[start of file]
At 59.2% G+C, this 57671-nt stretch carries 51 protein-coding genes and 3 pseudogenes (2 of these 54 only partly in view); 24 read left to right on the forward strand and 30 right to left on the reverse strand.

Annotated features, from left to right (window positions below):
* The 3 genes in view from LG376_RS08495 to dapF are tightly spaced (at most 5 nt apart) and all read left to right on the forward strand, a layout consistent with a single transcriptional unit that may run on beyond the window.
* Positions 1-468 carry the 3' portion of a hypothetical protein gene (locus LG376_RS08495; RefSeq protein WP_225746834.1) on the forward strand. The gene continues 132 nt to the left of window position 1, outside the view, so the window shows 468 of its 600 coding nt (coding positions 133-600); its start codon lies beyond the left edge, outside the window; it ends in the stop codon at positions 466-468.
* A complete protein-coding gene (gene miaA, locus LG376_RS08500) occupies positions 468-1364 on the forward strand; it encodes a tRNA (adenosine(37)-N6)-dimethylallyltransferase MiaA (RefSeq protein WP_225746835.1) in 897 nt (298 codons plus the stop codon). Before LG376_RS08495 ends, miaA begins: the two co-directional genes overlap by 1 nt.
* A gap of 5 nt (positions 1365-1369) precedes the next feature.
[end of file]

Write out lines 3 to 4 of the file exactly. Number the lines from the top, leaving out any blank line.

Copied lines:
* The 3 genes in view from LG376_RS08495 to dapF are tightly spaced (at most 5 nt apart) and all read left to right on the forward strand, a layout consistent with a single transcriptional unit that may run on beyond the window.
* Positions 1-468 carry the 3' portion of a hypothetical protein gene (locus LG376_RS08495; RefSeq protein WP_225746834.1) on the forward strand. The gene continues 132 nt to the left of window position 1, outside the view, so the window shows 468 of its 600 coding nt (coding positions 133-600); its start codon lies beyond the left edge, outside the window; it ends in the stop codon at positions 466-468.